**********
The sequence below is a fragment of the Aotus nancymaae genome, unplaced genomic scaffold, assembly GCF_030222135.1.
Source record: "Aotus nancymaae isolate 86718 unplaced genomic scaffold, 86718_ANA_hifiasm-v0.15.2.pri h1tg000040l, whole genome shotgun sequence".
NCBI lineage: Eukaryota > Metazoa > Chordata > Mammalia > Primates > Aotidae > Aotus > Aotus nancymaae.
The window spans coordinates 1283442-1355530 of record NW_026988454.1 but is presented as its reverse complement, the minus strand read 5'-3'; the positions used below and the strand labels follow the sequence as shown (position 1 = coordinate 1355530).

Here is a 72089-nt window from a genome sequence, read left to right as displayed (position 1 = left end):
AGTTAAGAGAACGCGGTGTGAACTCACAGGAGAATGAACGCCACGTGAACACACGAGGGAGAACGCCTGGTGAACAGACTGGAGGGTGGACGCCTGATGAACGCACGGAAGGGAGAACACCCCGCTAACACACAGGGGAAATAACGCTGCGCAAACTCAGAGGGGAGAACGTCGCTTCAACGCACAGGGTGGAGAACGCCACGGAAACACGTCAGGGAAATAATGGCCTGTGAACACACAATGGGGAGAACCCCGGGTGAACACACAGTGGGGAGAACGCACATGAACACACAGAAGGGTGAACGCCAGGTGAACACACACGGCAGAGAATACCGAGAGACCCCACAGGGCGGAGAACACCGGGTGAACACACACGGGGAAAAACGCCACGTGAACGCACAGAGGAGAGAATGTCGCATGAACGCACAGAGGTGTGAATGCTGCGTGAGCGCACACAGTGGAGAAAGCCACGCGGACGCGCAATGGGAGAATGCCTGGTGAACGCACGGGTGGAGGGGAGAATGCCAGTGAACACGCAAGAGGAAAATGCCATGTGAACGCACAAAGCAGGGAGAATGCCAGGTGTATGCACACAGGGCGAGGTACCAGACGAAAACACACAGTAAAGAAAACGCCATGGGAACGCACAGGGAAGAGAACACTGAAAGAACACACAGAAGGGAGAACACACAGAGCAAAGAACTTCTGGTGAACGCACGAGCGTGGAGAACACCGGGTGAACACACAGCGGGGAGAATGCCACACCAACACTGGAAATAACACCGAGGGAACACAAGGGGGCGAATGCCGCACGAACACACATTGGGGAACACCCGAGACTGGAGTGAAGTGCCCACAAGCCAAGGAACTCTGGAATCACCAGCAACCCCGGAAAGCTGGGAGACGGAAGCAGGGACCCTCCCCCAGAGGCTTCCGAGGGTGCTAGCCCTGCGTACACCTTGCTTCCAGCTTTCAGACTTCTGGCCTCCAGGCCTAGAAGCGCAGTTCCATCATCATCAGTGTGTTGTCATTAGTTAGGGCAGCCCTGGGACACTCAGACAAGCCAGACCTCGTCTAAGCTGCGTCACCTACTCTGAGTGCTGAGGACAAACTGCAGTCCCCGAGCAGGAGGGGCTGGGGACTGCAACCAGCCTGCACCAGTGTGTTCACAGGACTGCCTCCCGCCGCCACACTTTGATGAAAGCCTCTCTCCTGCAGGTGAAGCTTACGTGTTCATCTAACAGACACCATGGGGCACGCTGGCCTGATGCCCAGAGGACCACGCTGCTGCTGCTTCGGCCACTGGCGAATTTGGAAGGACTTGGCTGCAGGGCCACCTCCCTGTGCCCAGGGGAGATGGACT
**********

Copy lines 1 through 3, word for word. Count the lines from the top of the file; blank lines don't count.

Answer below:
The sequence below is a fragment of the Aotus nancymaae genome, unplaced genomic scaffold, assembly GCF_030222135.1.
Source record: "Aotus nancymaae isolate 86718 unplaced genomic scaffold, 86718_ANA_hifiasm-v0.15.2.pri h1tg000040l, whole genome shotgun sequence".
NCBI lineage: Eukaryota > Metazoa > Chordata > Mammalia > Primates > Aotidae > Aotus > Aotus nancymaae.